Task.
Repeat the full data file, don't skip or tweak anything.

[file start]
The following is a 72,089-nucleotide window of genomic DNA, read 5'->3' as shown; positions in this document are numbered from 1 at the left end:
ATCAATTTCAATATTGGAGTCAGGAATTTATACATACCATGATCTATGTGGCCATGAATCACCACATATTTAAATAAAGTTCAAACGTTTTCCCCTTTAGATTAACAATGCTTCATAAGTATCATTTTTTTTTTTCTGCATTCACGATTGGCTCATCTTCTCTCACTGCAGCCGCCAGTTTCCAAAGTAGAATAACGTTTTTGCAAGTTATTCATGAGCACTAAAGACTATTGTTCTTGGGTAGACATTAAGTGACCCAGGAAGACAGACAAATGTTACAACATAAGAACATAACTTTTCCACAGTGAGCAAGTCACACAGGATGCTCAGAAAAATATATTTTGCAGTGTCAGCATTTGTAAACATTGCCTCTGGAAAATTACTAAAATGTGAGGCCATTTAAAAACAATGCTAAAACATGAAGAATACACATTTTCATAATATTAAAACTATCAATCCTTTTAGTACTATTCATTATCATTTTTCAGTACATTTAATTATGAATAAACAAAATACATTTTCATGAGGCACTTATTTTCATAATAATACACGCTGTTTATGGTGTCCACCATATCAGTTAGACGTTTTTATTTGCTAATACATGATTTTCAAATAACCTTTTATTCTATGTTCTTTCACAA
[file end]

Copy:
The following is a 72,089-nucleotide window of genomic DNA, read 5'->3' as shown; positions in this document are numbered from 1 at the left end:
ATCAATTTCAATATTGGAGTCAGGAATTTATACATACCATGATCTATGTGGCCATGAATCACCACATATTTAAATAAAGTTCAAACGTTTTCCCCTTTAGATTAACAATGCTTCATAAGTATCATTTTTTTTTTTCTGCATTCACGATTGGCTCATCTTCTCTCACTGCAGCCGCCAGTTTCCAAAGTAGAATAACGTTTTTGCAAGTTATTCATGAGCACTAAAGACTATTGTTCTTGGGTAGACATTAAGTGACCCAGGAAGACAGACAAATGTTACAACATAAGAACATAACTTTTCCACAGTGAGCAAGTCACACAGGATGCTCAGAAAAATATATTTTGCAGTGTCAGCATTTGTAAACATTGCCTCTGGAAAATTACTAAAATGTGAGGCCATTTAAAAACAATGCTAAAACATGAAGAATACACATTTTCATAATATTAAAACTATCAATCCTTTTAGTACTATTCATTATCATTTTTCAGTACATTTAATTATGAATAAACAAAATACATTTTCATGAGGCACTTATTTTCATAATAATACACGCTGTTTATGGTGTCCACCATATCAGTTAGACGTTTTTATTTGCTAATACATGATTTTCAAATAACCTTTTATTCTATGTTCTTTCACAA